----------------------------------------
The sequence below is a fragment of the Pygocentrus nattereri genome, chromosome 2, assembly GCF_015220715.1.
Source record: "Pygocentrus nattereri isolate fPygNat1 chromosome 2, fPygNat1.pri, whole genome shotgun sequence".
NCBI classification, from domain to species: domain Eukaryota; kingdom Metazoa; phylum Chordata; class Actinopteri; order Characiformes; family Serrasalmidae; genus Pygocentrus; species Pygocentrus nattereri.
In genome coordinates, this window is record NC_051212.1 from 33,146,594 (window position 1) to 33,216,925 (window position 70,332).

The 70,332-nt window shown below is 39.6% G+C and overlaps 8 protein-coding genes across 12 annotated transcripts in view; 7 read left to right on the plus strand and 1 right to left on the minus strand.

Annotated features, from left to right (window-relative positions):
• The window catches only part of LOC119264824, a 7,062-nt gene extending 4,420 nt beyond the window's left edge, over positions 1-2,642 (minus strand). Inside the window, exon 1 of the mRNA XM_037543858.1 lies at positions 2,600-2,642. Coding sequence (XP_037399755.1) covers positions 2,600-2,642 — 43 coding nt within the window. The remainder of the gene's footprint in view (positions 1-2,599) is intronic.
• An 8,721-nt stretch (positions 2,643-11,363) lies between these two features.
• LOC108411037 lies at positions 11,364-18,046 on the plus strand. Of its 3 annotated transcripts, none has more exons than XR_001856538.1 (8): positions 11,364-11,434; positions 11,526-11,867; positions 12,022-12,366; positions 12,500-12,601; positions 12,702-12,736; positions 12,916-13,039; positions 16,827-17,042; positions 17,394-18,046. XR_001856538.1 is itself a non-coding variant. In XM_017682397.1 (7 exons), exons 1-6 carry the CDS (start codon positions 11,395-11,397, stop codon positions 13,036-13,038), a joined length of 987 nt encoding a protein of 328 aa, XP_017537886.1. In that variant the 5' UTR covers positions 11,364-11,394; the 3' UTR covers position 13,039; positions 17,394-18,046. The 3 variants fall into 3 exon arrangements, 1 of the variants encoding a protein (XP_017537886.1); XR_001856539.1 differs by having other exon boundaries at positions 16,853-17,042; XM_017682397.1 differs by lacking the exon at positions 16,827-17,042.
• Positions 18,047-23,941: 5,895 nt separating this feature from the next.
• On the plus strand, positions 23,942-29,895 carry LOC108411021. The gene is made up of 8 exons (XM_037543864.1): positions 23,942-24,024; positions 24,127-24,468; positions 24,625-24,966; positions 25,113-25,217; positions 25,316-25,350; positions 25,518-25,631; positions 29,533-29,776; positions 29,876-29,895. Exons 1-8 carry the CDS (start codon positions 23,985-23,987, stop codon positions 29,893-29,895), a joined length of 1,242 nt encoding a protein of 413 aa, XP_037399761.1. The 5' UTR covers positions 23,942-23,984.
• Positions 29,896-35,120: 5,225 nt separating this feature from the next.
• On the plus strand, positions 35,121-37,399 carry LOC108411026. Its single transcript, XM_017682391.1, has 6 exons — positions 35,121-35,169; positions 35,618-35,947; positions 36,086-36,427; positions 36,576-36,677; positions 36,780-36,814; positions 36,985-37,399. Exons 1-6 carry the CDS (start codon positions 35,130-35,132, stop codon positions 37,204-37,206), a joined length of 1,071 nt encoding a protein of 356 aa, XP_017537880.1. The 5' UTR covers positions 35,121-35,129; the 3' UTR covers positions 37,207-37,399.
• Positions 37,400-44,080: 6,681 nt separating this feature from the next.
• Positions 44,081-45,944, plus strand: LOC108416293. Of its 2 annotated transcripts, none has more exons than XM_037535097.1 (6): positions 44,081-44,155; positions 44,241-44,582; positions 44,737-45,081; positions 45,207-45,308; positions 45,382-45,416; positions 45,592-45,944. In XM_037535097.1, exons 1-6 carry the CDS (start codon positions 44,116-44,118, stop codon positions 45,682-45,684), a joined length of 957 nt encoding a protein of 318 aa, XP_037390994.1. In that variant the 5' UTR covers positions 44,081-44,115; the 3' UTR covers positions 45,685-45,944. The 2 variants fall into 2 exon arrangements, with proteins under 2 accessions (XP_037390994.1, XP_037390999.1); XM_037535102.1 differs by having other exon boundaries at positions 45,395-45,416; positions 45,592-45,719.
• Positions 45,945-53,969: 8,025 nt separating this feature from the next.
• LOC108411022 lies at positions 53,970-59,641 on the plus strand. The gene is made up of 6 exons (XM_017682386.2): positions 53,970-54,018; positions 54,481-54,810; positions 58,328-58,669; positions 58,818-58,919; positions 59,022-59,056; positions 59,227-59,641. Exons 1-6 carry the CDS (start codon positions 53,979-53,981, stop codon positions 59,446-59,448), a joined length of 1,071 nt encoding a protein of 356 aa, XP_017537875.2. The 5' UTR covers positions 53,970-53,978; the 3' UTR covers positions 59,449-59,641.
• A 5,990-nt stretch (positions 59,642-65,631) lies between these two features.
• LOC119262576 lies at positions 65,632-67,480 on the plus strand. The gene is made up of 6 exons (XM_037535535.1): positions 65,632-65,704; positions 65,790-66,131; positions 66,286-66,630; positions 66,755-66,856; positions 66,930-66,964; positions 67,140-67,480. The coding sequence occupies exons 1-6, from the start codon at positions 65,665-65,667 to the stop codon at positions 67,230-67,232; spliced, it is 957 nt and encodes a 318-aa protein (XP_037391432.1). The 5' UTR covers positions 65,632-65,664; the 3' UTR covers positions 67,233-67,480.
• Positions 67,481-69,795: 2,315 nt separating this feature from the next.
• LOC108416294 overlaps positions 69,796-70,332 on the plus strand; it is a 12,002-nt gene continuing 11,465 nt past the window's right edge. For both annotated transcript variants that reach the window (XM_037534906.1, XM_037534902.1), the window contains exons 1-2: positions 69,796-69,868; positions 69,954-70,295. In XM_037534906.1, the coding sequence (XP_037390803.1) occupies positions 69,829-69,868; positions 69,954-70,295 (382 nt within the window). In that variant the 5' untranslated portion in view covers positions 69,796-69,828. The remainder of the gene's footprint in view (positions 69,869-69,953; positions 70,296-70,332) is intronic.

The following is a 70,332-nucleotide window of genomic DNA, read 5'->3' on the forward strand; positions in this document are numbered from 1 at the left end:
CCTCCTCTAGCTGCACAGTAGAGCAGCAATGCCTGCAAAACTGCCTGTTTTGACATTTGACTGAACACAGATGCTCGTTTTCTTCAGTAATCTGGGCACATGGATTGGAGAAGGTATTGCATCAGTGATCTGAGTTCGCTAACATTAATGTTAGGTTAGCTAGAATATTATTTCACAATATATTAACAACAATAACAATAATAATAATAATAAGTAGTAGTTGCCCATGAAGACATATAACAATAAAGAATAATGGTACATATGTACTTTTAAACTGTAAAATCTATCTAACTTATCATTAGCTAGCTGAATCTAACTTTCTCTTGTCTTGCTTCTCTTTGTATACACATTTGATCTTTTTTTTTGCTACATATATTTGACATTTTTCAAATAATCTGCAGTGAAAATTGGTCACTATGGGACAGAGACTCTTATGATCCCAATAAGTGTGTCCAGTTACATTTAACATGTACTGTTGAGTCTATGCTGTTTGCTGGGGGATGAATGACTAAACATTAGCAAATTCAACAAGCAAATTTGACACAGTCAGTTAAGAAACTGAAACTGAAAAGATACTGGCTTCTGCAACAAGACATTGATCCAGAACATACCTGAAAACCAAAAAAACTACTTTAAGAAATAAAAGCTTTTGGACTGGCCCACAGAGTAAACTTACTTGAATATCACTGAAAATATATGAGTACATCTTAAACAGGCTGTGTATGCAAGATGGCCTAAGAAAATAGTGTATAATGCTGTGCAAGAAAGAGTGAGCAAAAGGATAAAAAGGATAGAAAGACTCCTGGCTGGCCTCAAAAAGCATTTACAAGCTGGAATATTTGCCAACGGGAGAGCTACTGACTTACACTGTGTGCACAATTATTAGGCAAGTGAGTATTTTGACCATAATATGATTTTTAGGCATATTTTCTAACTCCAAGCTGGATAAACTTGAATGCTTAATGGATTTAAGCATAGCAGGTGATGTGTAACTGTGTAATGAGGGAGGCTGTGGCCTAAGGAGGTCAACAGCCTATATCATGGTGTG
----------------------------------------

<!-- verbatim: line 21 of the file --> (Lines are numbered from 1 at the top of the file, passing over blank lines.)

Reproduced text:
• LOC108416294 overlaps positions 69,796-70,332 on the plus strand; it is a 12,002-nt gene continuing 11,465 nt past the window's right edge. For both annotated transcript variants that reach the window (XM_037534906.1, XM_037534902.1), the window contains exons 1-2: positions 69,796-69,868; positions 69,954-70,295. In XM_037534906.1, the coding sequence (XP_037390803.1) occupies positions 69,829-69,868; positions 69,954-70,295 (382 nt within the window). In that variant the 5' untranslated portion in view covers positions 69,796-69,828. The remainder of the gene's footprint in view (positions 69,869-69,953; positions 70,296-70,332) is intronic.